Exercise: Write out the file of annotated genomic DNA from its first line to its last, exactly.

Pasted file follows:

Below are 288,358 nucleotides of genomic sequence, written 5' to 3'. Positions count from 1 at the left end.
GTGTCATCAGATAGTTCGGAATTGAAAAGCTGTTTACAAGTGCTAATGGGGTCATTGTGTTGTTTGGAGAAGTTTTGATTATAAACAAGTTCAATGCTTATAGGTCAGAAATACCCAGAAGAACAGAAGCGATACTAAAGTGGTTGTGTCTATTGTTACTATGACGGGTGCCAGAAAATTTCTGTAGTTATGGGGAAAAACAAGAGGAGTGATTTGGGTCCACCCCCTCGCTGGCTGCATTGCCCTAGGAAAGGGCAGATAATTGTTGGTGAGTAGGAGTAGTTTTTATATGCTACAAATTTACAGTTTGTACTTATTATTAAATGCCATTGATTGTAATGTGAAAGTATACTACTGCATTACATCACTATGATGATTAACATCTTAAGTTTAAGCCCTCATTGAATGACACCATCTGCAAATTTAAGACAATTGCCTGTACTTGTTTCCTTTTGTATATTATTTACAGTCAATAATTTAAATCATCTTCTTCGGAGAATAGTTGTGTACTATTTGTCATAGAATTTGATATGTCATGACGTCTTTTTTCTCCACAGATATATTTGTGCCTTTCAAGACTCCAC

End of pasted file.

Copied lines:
Below are 288,358 nucleotides of genomic sequence, written 5' to 3'. Positions count from 1 at the left end.
GTGTCATCAGATAGTTCGGAATTGAAAAGCTGTTTACAAGTGCTAATGGGGTCATTGTGTTGTTTGGAGAAGTTTTGATTATAAACAAGTTCAATGCTTATAGGTCAGAAATACCCAGAAGAACAGAAGCGATACTAAAGTGGTTGTGTCTATTGTTACTATGACGGGTGCCAGAAAATTTCTGTAGTTATGGGGAAAAACAAGAGGAGTGATTTGGGTCCACCCCCTCGCTGGCTGCATTGCCCTAGGAAAGGGCAGATAATTGTTGGTGAGTAGGAGTAGTTTTTATATGCTACAAATTTACAGTTTGTACTTATTATTAAATGCCATTGATTGTAATGTGAAAGTATACTACTGCATTACATCACTATGATGATTAACATCTTAAGTTTAAGCCCTCATTGAATGACACCATCTGCAAATTTAAGACAATTGCCTGTACTTGTTTCCTTTTGTATATTATTTACAGTCAATAATTTAAATCATCTTCTTCGGAGAATAGTTGTGTACTATTTGTCATAGAATTTGATATGTCATGACGTCTTTTTTCTCCACAGATATATTTGTGCCTTTCAAGACTCCAC